Enhancement of natural killer cell effector functions against selected lymphoma and leukemia cell lines by dasatinib

Authors

  • Nicole Hassold,

    1. Immune Recovery Section, Comprehensive Cancer Center (CCC), Department of Internal Medicine II, University of Würzburg, Würzburg, Germany
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  • Katharina Seystahl,

    1. Immune Recovery Section, Comprehensive Cancer Center (CCC), Department of Internal Medicine II, University of Würzburg, Würzburg, Germany
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    • K.S. and K.K. contributed equally to this work

  • Kristina Kempf,

    1. Immune Recovery Section, Comprehensive Cancer Center (CCC), Department of Internal Medicine II, University of Würzburg, Würzburg, Germany
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    • K.S. and K.K. contributed equally to this work

  • Doris Urlaub,

    1. Leibniz Research Centre for Working Environment and Human Factors (IfADo), Dortmund, Germany
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  • Michael Zekl,

    1. Immune Recovery Section, Comprehensive Cancer Center (CCC), Department of Internal Medicine II, University of Würzburg, Würzburg, Germany
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  • Hermann Einsele,

    1. Immune Recovery Section, Comprehensive Cancer Center (CCC), Department of Internal Medicine II, University of Würzburg, Würzburg, Germany
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  • Carsten Watzl,

    1. Leibniz Research Centre for Working Environment and Human Factors (IfADo), Dortmund, Germany
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  • Jörg Wischhusen,

    1. Interdisciplinary Center for Clinical Research, Department for Obstetrics and Gynecology, University of Würzburg, Würzburg, Germany
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  • Ruth Seggewiss-Bernhardt

    Corresponding author
    1. Immune Recovery Section, Comprehensive Cancer Center (CCC), Department of Internal Medicine II, University of Würzburg, Würzburg, Germany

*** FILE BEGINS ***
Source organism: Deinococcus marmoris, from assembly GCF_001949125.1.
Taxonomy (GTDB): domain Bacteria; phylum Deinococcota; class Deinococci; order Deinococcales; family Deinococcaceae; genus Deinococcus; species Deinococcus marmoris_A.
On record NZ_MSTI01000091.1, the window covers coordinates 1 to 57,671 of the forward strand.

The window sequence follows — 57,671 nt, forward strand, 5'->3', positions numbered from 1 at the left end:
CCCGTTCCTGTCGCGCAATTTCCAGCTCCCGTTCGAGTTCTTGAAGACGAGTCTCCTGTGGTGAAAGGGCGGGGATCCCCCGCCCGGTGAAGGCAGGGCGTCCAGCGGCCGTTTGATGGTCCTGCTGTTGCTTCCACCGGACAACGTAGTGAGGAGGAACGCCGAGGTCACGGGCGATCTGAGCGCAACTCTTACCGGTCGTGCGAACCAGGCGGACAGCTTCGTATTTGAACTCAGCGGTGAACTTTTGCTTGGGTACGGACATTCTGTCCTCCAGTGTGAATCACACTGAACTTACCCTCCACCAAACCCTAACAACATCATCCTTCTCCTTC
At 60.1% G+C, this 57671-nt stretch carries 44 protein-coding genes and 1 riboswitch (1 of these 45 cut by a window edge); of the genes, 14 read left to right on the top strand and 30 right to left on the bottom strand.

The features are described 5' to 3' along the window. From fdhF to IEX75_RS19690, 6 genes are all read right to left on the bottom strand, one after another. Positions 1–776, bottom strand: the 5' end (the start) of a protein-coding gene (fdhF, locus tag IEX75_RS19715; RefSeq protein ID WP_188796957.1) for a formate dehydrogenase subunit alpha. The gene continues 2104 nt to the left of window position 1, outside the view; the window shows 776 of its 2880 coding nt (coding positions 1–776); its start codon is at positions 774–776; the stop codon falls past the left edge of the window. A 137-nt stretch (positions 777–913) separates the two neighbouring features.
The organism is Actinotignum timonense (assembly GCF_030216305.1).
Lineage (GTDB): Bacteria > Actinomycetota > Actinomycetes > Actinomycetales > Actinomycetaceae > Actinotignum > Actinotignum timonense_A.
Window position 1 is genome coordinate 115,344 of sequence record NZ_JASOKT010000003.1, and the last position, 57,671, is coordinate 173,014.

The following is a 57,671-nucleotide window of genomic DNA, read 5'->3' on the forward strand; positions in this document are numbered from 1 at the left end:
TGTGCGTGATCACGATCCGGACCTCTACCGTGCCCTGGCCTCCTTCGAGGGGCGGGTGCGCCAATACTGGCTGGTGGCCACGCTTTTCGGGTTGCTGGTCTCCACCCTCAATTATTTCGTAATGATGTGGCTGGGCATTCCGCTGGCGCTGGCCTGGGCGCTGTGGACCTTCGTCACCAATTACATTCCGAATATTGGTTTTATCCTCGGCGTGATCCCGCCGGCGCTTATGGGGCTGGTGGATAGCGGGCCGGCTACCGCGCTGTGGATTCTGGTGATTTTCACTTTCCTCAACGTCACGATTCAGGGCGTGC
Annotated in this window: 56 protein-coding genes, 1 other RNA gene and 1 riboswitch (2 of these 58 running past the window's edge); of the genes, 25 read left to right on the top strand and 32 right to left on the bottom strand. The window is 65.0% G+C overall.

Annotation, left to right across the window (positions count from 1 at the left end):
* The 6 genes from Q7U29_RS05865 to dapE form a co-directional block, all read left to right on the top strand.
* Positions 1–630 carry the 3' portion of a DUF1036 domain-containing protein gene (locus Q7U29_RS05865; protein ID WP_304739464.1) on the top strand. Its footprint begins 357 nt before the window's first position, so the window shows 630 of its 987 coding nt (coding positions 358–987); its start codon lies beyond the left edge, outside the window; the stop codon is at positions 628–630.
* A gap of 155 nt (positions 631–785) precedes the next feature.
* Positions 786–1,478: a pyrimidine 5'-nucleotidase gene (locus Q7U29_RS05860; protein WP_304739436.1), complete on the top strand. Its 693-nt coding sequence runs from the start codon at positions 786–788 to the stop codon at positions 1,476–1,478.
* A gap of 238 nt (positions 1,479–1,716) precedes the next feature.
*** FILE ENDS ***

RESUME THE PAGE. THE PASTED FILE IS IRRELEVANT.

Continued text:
• Comprehensive Cancer Center (CCC), Department of Internal Medicine II, University of Würzburg, C11, Room E02, Josef-Schneider-Strasse 2, 97080 Würzburg, Germany
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    • Tel.: 49-931-201-36402, Fax: +49-931-201-36409


Abstract

As NK cell immunotherapy is still poorly successful, combinations with drugs enhancing NK cell activity are of major interest. NK large granular lymphocyte expansions associated with improved survival have been described under monotherapy with the Bcr-Abl/Src inhibitor dasatinib, which inhibits NK cell functions in vitro. As Src kinases play a major role in inhibitory and activating signaling pathways of NK cells, both outcomes appear plausible. To clarify these contradictory observations and potentially enable the use of dasatinib as adjuvant, we analyzed how clinically relevant doses promote NK cell effector functions. Polyclonal human NK cells were studied ex vivo. Functional outcomes assessed included conjugate formation, calcium flux, receptor regulation, cytokine production, degranulation, cytotoxicity, apoptosis induction and signal transduction. While dasatinib inhibits NK cell effector functions during functional assays, 24 hr pretreatment of NK cells followed by washout of dasatinib, led to dose-dependent enhancement of cytokine production, degranulation marker expression and cytotoxicity against selected lymphoma and leukemia cell lines. Mechanistically, this was neither due to an altered viability of NK cells nor increased NKG2D, LFA-1 or conjugate formation with target cells. Receptor proximal signaling events were inhibited. However, a slight time dependent enhancement of Vav phosphorylation was observed under certain circumstances. The shift in Vav phosphorylation level may be one major mechanism for NK cell activity enhancement induced by dasatinib. Our findings argue for a careful timing and dosing of dasatinib application during leukemia/lymphoma treatment to enhance NK cell immunotherapeutic efforts.

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